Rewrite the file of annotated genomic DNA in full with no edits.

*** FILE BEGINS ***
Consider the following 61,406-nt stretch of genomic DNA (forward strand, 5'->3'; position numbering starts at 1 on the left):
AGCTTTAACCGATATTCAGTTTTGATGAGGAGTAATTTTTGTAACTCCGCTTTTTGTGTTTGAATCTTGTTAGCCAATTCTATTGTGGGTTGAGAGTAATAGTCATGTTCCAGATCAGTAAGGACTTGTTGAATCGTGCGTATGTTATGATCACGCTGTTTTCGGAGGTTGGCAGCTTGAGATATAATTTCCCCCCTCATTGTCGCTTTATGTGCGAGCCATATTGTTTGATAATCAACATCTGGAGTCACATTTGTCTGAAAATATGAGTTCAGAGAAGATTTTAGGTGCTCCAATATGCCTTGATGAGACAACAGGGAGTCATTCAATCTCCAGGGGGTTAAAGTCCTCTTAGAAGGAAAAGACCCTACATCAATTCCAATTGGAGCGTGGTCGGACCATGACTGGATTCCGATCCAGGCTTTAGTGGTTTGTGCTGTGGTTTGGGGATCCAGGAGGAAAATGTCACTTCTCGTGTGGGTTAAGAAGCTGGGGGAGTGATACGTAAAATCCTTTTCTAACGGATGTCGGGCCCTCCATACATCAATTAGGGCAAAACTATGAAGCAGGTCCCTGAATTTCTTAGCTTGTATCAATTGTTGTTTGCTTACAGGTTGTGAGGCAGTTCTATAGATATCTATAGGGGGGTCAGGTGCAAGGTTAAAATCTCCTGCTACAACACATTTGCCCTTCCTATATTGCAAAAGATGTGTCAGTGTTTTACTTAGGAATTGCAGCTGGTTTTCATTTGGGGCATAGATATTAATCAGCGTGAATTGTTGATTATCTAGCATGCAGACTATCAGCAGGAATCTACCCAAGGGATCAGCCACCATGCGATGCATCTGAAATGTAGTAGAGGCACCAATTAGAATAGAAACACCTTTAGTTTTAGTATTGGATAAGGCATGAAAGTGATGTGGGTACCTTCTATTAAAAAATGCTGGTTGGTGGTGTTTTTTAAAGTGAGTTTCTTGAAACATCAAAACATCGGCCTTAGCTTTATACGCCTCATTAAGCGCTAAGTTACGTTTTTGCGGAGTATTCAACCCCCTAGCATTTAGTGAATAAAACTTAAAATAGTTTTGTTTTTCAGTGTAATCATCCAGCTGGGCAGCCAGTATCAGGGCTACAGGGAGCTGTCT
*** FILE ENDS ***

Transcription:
Consider the following 61,406-nt stretch of genomic DNA (forward strand, 5'->3'; position numbering starts at 1 on the left):
AGCTTTAACCGATATTCAGTTTTGATGAGGAGTAATTTTTGTAACTCCGCTTTTTGTGTTTGAATCTTGTTAGCCAATTCTATTGTGGGTTGAGAGTAATAGTCATGTTCCAGATCAGTAAGGACTTGTTGAATCGTGCGTATGTTATGATCACGCTGTTTTCGGAGGTTGGCAGCTTGAGATATAATTTCCCCCCTCATTGTCGCTTTATGTGCGAGCCATATTGTTTGATAATCAACATCTGGAGTCACATTTGTCTGAAAATATGAGTTCAGAGAAGATTTTAGGTGCTCCAATATGCCTTGATGAGACAACAGGGAGTCATTCAATCTCCAGGGGGTTAAAGTCCTCTTAGAAGGAAAAGACCCTACATCAATTCCAATTGGAGCGTGGTCGGACCATGACTGGATTCCGATCCAGGCTTTAGTGGTTTGTGCTGTGGTTTGGGGATCCAGGAGGAAAATGTCACTTCTCGTGTGGGTTAAGAAGCTGGGGGAGTGATACGTAAAATCCTTTTCTAACGGATGTCGGGCCCTCCATACATCAATTAGGGCAAAACTATGAAGCAGGTCCCTGAATTTCTTAGCTTGTATCAATTGTTGTTTGCTTACAGGTTGTGAGGCAGTTCTATAGATATCTATAGGGGGGTCAGGTGCAAGGTTAAAATCTCCTGCTACAACACATTTGCCCTTCCTATATTGCAAAAGATGTGTCAGTGTTTTACTTAGGAATTGCAGCTGGTTTTCATTTGGGGCATAGATATTAATCAGCGTGAATTGTTGATTATCTAGCATGCAGACTATCAGCAGGAATCTACCCAAGGGATCAGCCACCATGCGATGCATCTGAAATGTAGTAGAGGCACCAATTAGAATAGAAACACCTTTAGTTTTAGTATTGGATAAGGCATGAAAGTGATGTGGGTACCTTCTATTAAAAAATGCTGGTTGGTGGTGTTTTTTAAAGTGAGTTTCTTGAAACATCAAAACATCGGCCTTAGCTTTATACGCCTCATTAAGCGCTAAGTTACGTTTTTGCGGAGTATTCAACCCCCTAGCATTTAGTGAATAAAACTTAAAATAGTTTTGTTTTTCAGTGTAATCATCCAGCTGGGCAGCCAGTATCAGGGCTACAGGGAGCTGTCT